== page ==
Key Points

Opportunistic credit experienced a rapid deterioration in March, detaching from fundamentals

U.S. High Yield Bonds, Leveraged Loans and Structured credit are attractive, in our view

High yields offer a margin of safety against losses

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Important Disclosures

Any opinions, projections, forecasts, and forward-looking statements presented herein are valid as of the date of this document and are subject to change.

The information presented does not involve the rendering of personalized investment, financial, legal, or tax advice. This presentation is not an offer to buy or sell, or a solicitation of any offer to buy or sell any of the securities mentioned herein.

Certain statements contained herein may constitute projections, forecasts, and other forward-looking statements, which do not reflect actual results and are based primarily upon a hypothetical set of assumptions applied to certain historical financial information. Certain information has been provided by third-party sources and, although believed to be reliable, it has not been independently verified and its accuracy or completeness cannot be guaranteed.

Any opinions, projections, forecasts, and forward-looking statements presented herein are valid as on the date of this document and are subject to change.

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Private investments often engage in leveraging and other speculative investment practices that may increase the risk of investment loss, can be highly illiquid, are not required to provide periodic pricing or valuation information to investors, and may involve complex tax structures and delays in distributing important tax information.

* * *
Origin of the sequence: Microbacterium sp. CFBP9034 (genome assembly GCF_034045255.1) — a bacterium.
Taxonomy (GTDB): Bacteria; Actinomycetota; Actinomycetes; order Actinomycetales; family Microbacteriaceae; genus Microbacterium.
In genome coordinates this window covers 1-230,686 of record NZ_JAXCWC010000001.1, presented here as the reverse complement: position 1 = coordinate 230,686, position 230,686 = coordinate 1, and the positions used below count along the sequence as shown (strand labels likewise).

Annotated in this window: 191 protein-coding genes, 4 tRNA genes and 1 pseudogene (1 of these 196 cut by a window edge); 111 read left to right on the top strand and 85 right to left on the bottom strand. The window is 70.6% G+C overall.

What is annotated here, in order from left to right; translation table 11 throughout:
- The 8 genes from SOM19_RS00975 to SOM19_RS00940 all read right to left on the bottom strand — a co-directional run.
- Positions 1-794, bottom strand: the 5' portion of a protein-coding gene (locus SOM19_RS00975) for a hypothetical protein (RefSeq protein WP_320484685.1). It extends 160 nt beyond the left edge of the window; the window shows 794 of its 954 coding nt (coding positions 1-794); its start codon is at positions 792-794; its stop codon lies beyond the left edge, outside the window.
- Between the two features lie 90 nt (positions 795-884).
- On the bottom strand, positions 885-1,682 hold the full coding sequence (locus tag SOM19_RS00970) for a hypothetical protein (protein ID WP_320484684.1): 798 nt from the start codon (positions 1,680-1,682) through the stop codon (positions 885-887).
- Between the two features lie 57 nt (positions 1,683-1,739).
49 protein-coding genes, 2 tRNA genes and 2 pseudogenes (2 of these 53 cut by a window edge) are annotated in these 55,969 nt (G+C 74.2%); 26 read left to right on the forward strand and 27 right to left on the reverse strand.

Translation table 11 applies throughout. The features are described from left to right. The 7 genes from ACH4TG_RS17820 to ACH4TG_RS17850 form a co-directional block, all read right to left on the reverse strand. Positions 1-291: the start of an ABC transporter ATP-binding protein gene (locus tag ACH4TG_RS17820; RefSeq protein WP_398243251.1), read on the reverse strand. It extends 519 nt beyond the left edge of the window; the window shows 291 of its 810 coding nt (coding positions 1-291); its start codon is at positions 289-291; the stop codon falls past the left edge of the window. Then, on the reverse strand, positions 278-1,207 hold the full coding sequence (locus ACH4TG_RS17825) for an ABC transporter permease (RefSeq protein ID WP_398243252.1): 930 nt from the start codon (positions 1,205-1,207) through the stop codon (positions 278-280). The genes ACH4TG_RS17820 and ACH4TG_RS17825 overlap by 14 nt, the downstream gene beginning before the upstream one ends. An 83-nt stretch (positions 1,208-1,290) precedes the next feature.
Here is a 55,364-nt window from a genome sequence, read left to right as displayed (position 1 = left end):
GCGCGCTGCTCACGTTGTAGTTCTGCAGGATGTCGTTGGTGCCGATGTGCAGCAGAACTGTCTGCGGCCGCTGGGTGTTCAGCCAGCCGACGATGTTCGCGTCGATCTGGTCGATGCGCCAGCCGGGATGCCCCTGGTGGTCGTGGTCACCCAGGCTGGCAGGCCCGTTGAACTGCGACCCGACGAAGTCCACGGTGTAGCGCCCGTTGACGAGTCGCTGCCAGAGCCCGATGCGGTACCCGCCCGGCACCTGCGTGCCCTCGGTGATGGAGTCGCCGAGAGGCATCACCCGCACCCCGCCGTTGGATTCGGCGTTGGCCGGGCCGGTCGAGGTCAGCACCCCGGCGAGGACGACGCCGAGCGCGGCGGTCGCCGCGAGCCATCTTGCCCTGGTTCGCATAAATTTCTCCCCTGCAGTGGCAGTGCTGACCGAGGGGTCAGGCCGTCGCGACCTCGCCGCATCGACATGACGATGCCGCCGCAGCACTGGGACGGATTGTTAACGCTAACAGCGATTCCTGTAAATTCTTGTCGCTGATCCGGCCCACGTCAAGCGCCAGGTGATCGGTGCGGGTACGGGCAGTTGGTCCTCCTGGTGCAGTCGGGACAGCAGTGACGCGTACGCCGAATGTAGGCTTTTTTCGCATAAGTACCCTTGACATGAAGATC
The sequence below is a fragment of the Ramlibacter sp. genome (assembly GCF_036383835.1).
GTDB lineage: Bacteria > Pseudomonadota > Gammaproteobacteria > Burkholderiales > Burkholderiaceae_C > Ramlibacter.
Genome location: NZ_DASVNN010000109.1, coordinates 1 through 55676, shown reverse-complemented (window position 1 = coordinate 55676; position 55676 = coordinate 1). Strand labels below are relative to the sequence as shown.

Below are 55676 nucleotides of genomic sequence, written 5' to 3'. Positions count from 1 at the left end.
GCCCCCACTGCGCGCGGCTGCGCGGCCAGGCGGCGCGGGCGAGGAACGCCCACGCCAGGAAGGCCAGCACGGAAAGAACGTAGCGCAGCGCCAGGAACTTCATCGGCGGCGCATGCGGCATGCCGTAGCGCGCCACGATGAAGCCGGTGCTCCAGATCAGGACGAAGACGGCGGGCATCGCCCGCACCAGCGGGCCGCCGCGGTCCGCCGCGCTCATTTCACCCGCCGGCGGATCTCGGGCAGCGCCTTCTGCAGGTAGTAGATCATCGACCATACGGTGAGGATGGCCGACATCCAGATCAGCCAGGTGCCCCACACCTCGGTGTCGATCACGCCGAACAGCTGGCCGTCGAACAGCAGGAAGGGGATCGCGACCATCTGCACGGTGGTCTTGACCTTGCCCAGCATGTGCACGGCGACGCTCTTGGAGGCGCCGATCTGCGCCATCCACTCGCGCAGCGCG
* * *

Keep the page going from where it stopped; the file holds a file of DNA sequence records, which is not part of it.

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There are inherent risks with equity investing. These risks include, but are not limited to, stock market, manager, or investment style. Stock markets tend to move in cycles, with periods of rising prices and periods of falling prices. Investing in international markets carries risks such as currency fluctuation, regulatory risks, and economic and political instability. Emerging markets involve heightened risks related to the same factors, as well as increased volatility, lower trading volume, and less liquidity. Emerging markets can have greater custodial and operational risks and less developed legal and accounting systems than developed markets.